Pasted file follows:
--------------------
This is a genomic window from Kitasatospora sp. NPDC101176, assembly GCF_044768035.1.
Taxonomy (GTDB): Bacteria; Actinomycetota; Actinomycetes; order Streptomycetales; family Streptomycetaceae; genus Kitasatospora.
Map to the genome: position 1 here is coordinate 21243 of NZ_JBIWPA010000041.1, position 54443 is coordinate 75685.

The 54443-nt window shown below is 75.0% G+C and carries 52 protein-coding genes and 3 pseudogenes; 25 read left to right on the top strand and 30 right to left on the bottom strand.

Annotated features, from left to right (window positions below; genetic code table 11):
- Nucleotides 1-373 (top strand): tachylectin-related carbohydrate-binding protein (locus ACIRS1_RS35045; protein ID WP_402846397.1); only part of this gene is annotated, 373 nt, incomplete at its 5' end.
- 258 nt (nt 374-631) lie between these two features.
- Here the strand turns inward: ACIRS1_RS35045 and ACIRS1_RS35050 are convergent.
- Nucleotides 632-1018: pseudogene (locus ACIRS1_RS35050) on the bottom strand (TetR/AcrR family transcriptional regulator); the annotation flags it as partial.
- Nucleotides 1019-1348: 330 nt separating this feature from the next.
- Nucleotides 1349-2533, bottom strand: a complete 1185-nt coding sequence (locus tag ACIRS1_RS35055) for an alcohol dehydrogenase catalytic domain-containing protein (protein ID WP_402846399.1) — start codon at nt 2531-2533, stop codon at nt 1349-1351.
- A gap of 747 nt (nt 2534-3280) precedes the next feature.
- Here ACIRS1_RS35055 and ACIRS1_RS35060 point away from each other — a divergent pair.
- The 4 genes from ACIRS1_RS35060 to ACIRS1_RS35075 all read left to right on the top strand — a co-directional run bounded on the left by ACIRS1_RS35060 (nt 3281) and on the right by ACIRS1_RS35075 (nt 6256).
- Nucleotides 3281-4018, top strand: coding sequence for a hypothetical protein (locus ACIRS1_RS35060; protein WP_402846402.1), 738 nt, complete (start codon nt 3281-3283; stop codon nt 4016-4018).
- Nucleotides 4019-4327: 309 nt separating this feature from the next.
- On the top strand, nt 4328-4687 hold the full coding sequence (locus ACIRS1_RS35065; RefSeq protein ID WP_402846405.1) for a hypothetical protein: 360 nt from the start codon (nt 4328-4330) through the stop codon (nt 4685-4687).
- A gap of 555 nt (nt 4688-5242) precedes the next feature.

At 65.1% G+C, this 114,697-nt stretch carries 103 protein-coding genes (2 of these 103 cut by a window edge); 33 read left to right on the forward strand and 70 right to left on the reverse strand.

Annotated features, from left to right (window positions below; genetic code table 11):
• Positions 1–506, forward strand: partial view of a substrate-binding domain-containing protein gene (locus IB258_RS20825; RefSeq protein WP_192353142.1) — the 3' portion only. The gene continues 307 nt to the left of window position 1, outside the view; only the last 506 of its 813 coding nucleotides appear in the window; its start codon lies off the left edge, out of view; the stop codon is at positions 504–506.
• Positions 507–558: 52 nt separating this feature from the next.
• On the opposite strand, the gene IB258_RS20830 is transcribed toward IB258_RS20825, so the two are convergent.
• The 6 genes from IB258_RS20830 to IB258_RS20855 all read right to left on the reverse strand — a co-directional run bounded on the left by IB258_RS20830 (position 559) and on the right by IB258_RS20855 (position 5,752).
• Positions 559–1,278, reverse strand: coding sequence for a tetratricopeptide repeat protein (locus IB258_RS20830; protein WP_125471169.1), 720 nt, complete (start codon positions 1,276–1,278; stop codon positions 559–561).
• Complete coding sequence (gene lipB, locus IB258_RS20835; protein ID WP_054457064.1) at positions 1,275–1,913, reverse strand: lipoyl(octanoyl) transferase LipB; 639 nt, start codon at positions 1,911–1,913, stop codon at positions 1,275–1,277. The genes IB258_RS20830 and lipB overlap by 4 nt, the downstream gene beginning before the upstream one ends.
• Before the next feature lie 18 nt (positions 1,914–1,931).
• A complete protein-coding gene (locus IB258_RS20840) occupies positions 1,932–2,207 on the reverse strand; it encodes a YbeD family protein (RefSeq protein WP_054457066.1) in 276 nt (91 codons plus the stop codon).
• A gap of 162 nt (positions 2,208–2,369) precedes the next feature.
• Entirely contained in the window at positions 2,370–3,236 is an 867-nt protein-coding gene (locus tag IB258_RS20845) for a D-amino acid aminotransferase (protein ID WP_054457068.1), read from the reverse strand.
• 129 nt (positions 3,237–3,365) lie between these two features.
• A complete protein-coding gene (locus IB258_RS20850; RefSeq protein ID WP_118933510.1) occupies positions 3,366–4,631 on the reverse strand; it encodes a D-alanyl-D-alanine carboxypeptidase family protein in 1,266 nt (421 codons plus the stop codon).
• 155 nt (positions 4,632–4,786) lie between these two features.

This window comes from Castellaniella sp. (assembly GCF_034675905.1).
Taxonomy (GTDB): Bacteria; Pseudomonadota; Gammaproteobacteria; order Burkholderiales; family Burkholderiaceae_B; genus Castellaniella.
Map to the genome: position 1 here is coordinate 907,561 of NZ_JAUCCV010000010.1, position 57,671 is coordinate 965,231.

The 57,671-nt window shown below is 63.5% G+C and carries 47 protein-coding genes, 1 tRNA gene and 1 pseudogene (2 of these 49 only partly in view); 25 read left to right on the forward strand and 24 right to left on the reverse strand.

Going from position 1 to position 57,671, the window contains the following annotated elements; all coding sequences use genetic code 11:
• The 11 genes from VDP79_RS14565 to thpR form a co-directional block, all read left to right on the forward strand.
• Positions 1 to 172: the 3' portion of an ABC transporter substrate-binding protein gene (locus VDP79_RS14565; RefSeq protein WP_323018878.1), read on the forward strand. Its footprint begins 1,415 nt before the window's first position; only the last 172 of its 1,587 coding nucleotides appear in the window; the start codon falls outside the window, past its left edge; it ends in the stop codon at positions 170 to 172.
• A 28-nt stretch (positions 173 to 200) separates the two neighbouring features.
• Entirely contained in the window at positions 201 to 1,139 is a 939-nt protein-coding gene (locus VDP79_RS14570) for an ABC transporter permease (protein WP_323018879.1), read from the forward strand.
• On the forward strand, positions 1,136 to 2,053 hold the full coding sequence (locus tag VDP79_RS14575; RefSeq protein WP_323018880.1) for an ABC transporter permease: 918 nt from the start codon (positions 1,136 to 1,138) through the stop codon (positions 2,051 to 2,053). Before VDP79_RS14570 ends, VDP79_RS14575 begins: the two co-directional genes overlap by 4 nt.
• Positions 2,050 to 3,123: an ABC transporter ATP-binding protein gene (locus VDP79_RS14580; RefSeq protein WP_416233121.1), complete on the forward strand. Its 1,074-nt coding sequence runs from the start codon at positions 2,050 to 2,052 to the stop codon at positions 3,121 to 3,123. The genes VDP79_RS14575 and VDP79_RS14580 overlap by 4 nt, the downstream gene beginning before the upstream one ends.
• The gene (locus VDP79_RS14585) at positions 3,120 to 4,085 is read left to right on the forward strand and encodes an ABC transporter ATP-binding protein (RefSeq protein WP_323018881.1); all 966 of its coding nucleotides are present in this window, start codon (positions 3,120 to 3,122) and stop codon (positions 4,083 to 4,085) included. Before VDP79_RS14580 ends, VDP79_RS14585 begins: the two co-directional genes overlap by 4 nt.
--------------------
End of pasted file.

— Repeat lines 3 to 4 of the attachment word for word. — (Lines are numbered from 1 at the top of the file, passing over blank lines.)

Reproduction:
Map to the genome: position 1 here is coordinate 21243 of NZ_JBIWPA010000041.1, position 54443 is coordinate 75685.

The 54443-nt window shown below is 75.0% G+C and carries 52 protein-coding genes and 3 pseudogenes; 25 read left to right on the top strand and 30 right to left on the bottom strand.